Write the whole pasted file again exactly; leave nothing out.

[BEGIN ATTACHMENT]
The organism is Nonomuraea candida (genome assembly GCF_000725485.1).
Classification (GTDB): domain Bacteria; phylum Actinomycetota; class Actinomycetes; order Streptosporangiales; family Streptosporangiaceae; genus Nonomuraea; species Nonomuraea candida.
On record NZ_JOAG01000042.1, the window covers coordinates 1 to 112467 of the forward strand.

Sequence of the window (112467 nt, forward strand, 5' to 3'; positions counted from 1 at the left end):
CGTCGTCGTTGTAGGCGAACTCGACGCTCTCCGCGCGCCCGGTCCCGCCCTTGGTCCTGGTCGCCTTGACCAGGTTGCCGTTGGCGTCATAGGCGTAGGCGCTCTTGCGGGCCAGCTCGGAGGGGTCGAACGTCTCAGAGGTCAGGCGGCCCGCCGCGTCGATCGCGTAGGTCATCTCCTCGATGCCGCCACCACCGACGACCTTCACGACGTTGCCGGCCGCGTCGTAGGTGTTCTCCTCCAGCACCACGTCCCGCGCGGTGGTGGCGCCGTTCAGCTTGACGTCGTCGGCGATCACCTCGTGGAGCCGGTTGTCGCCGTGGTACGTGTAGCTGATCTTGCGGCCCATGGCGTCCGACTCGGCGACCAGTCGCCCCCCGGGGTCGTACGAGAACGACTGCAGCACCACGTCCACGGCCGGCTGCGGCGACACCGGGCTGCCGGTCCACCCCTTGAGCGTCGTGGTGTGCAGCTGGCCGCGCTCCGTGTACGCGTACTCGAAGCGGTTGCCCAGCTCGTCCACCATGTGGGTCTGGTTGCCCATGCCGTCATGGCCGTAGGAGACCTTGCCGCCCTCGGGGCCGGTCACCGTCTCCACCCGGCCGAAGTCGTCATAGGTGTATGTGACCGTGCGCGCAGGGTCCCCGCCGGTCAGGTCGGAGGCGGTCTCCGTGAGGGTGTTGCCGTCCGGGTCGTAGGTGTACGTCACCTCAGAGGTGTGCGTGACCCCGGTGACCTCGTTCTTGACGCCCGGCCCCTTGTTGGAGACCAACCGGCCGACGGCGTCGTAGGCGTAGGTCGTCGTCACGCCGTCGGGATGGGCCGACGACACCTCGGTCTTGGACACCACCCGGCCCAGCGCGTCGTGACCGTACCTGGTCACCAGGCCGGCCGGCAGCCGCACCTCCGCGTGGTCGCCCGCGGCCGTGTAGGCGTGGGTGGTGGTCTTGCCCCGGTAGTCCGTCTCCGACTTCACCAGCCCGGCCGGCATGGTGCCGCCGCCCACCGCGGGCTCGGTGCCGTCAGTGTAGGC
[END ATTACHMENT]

The organism is Nonomuraea candida (genome assembly GCF_000725485.1).
Classification (GTDB): domain Bacteria; phylum Actinomycetota; class Actinomycetes; order Streptosporangiales; family Streptosporangiaceae; genus Nonomuraea; species Nonomuraea candida.
On record NZ_JOAG01000042.1, the window covers coordinates 1 to 112467 of the forward strand.

Sequence of the window (112467 nt, forward strand, 5' to 3'; positions counted from 1 at the left end):
CGTCGTCGTTGTAGGCGAACTCGACGCTCTCCGCGCGCCCGGTCCCGCCCTTGGTCCTGGTCGCCTTGACCAGGTTGCCGTTGGCGTCATAGGCGTAGGCGCTCTTGCGGGCCAGCTCGGAGGGGTCGAACGTCTCAGAGGTCAGGCGGCCCGCCGCGTCGATCGCGTAGGTCATCTCCTCGATGCCGCCACCACCGACGACCTTCACGACGTTGCCGGCCGCGTCGTAGGTGTTCTCCTCCAGCACCACGTCCCGCGCGGTGGTGGCGCCGTTCAGCTTGACGTCGTCGGCGATCACCTCGTGGAGCCGGTTGTCGCCGTGGTACGTGTAGCTGATCTTGCGGCCCATGGCGTCCGACTCGGCGACCAGTCGCCCCCCGGGGTCGTACGAGAACGACTGCAGCACCACGTCCACGGCCGGCTGCGGCGACACCGGGCTGCCGGTCCACCCCTTGAGCGTCGTGGTGTGCAGCTGGCCGCGCTCCGTGTACGCGTACTCGAAGCGGTTGCCCAGCTCGTCCACCATGTGGGTCTGGTTGCCCATGCCGTCATGGCCGTAGGAGACCTTGCCGCCCTCGGGGCCGGTCACCGTCTCCACCCGGCCGAAGTCGTCATAGGTGTATGTGACCGTGCGCGCAGGGTCCCCGCCGGTCAGGTCGGAGGCGGTCTCCGTGAGGGTGTTGCCGTCCGGGTCGTAGGTGTACGTCACCTCAGAGGTGTGCGTGACCCCGGTGACCTCGTTCTTGACGCCCGGCCCCTTGTTGGAGACCAACCGGCCGACGGCGTCGTAGGCGTAGGTCGTCGTCACGCCGTCGGGATGGGCCGACGACACCTCGGTCTTGGACACCACCCGGCCCAGCGCGTCGTGACCGTACCTGGTCACCAGGCCGGCCGGCAGCCGCACCTCCGCGTGGTCGCCCGCGGCCGTGTAGGCGTGGGTGGTGGTCTTGCCCCGGTAGTCCGTCTCCGACTTCACCAGCCCGGCCGGCATGGTGCCGCCGCCCACCGCGGGCTCGGTGCCGTCAGTGTAGGC